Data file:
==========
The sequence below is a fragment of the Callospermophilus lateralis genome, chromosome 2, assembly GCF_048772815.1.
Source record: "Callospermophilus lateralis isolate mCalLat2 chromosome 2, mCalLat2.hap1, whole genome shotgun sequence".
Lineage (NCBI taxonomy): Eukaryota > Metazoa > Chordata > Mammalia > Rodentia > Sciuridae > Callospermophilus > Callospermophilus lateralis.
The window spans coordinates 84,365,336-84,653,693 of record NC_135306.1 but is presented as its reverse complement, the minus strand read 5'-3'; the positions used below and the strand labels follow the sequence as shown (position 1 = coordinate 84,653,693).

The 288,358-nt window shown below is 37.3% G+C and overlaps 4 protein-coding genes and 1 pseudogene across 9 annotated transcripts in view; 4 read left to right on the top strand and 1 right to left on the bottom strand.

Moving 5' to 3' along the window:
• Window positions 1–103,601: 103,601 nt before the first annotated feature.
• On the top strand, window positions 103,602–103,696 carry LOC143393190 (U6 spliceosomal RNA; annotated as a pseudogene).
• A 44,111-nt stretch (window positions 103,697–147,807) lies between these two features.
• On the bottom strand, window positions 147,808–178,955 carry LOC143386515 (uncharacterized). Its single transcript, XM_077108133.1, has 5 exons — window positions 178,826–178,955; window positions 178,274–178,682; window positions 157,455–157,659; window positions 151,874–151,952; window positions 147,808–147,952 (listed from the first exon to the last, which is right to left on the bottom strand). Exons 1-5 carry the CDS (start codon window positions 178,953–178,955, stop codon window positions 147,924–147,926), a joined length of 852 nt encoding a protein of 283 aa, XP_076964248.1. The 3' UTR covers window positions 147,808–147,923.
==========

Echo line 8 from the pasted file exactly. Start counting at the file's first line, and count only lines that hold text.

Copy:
• On the top strand, window positions 103,602–103,696 carry LOC143393190 (U6 spliceosomal RNA; annotated as a pseudogene).